Industry News | June 9, 2015

Consumers Snack With Health Benefits in Mind

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Whether salty, savory, or sweet; high, low, or no calories, consumers are looking for snacks that have a perceived health benefit, reports The NPD Group, a leading global information company. Protein, natural, and no or less sugar are the health call-outs that consumers are most looking for when they eat a snack, which now may be in-between meals, at meals, or as a meal, based on NPD Group’s ongoing food consumption research.   

This move towards snacking with a health benefit is being driven by the youngest generations—Generation Z, ages 0-23; Millennials, ages 24-37; and Generation X, ages 38-48; which together amount to the bulk of the population. Their positive attitudes about snacking, desire to eat more healthfully, and need for convenience are among the reasons for the growth in snacks with a perceived health benefit. Boomers, a large number of whom have health conditions, tend to watch for sodium and sugar content in snacks.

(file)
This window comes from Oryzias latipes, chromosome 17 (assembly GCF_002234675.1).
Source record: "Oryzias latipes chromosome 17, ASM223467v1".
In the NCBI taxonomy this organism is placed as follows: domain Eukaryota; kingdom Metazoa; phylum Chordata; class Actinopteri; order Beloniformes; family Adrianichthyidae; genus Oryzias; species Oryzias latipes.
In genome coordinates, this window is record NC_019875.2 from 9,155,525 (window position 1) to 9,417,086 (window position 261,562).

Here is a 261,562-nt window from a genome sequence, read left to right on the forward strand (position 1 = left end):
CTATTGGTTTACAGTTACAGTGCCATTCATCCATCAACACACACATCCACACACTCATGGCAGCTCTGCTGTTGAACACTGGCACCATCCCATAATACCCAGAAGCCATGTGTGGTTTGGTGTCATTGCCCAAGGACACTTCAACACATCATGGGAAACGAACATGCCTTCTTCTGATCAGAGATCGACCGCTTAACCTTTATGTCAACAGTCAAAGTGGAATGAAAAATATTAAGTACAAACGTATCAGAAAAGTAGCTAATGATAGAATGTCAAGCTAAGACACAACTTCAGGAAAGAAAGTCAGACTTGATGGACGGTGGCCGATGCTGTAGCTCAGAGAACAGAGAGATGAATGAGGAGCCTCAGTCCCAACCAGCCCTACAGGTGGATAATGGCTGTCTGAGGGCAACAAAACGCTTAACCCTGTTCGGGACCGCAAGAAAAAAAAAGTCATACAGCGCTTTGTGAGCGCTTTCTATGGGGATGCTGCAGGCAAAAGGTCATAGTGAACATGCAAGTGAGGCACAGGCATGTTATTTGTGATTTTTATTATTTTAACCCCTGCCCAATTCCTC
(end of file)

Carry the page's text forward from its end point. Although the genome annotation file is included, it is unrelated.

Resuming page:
The three mega snack categories are better-for-you, savory, and sweet. Consumption of better-for-you snack foods, like fresh fruit, breakfast/sports bars, and yogurt, is up 14 percent since 2006, and is forecast to grow the fastest out of the three snack categories, according to NPD’s The Future of Eating: Who’s Eating What in 2018? report. Savory snacks, which includesalty snacks and dips, have increased in consumption by 4 percent since 2006, and is also forecast to grow. Consumers have lost their sweet tooth when it comes to snacking, but with more sweet snacks offering health benefits, the forecast shows consumption to stabilize over the next few years.

“Snacking today is a prevalent behavior and there is an opportunity in every snack category for manufacturers to call out the specific health benefits—from desirable ingredients to clean labeling,” says Darren Seifer, food and beverage industry analyst. “There is also a generational slant to take into account for each category when positioning and marketing snack foods.” 

News and information presented in this release has not been corroborated by QSR, Food News Media, or Journalistic, Inc.

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